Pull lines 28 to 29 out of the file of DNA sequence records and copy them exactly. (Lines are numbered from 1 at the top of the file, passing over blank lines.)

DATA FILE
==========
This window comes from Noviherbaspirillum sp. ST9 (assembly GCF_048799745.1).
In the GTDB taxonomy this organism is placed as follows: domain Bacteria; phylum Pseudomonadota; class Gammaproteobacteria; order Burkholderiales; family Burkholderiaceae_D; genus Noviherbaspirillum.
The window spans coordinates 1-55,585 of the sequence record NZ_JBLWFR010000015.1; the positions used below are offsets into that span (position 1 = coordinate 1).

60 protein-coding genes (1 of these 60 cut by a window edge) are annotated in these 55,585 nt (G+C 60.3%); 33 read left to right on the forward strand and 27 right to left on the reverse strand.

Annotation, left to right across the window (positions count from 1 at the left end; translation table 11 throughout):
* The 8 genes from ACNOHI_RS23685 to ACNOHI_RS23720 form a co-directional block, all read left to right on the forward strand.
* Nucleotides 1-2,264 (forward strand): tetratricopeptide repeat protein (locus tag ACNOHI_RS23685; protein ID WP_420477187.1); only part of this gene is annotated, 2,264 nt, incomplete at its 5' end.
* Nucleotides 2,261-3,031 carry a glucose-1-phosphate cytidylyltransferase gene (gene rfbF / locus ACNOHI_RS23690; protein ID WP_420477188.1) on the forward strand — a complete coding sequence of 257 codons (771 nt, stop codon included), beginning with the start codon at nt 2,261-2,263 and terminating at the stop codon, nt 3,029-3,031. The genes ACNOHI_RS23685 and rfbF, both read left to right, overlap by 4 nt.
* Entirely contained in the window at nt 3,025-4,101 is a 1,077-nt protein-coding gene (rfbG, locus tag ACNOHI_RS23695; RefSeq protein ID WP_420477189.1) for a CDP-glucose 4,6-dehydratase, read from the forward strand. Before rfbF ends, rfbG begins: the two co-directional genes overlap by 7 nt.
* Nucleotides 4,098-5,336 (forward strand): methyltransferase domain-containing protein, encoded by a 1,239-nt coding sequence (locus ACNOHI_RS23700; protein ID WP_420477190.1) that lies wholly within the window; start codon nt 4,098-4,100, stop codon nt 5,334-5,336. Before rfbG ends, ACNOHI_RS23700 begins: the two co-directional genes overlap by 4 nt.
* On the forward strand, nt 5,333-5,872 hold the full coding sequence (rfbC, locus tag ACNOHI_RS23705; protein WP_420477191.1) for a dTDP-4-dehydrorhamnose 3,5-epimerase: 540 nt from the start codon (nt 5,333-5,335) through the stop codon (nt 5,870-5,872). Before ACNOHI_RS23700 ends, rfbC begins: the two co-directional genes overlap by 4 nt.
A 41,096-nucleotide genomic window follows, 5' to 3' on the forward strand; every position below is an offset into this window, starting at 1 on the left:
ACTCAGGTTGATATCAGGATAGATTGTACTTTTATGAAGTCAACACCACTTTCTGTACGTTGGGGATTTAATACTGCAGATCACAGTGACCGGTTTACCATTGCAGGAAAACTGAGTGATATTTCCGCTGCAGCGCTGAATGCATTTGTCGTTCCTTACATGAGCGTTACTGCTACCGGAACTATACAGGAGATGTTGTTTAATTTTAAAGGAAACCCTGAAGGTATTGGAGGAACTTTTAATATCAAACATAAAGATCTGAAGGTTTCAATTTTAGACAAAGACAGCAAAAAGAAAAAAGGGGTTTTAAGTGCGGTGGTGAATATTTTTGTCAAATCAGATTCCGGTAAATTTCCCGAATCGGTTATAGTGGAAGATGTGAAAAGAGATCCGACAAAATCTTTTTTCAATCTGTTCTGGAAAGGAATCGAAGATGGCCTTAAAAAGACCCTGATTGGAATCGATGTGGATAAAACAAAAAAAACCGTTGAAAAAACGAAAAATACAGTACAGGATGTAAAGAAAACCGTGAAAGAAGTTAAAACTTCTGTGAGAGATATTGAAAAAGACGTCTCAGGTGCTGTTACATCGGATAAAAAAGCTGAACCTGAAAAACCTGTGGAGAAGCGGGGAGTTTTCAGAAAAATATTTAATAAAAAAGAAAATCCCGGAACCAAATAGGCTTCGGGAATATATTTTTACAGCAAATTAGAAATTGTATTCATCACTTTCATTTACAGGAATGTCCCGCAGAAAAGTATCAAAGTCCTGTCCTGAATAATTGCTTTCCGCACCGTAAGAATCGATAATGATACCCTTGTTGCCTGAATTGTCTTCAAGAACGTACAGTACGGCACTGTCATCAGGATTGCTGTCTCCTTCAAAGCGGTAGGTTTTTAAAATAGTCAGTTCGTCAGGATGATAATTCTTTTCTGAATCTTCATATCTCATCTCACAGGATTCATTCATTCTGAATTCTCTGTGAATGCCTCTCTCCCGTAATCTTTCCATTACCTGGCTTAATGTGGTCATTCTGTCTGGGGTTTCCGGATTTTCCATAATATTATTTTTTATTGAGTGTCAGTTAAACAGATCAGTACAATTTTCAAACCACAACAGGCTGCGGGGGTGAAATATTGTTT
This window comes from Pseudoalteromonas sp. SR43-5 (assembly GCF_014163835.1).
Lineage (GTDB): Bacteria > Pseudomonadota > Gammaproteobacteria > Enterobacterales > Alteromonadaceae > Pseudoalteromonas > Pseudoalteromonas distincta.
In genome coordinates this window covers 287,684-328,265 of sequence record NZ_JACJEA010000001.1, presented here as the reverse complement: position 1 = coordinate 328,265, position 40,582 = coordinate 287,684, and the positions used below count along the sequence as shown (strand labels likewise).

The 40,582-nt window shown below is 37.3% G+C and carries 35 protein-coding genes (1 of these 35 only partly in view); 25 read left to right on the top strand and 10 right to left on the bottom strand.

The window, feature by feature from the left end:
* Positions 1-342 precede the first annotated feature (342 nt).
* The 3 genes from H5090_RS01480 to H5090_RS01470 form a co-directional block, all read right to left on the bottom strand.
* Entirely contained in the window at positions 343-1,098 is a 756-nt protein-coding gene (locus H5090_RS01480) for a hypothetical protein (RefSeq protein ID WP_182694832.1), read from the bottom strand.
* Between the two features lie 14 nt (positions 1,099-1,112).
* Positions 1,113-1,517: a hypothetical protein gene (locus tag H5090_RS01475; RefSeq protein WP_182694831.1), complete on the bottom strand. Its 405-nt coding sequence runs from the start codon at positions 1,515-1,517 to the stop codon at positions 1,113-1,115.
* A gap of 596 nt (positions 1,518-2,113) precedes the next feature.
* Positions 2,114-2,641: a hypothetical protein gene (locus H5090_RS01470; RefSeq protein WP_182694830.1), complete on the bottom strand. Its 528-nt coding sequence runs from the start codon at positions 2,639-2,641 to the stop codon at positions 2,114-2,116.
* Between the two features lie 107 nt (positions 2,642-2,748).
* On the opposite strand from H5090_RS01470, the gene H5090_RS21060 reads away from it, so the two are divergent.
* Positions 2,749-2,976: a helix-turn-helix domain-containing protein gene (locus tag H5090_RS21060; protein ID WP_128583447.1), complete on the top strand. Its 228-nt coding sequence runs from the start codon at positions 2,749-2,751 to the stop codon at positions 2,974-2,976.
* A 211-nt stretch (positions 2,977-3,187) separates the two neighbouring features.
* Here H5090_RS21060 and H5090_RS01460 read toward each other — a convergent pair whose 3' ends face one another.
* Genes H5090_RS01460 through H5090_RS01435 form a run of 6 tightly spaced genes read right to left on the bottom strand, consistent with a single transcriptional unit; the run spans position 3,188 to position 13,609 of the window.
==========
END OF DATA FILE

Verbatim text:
* Positions 2,749-2,976: a helix-turn-helix domain-containing protein gene (locus tag H5090_RS21060; protein ID WP_128583447.1), complete on the top strand. Its 228-nt coding sequence runs from the start codon at positions 2,749-2,751 to the stop codon at positions 2,974-2,976.
* A 211-nt stretch (positions 2,977-3,187) separates the two neighbouring features.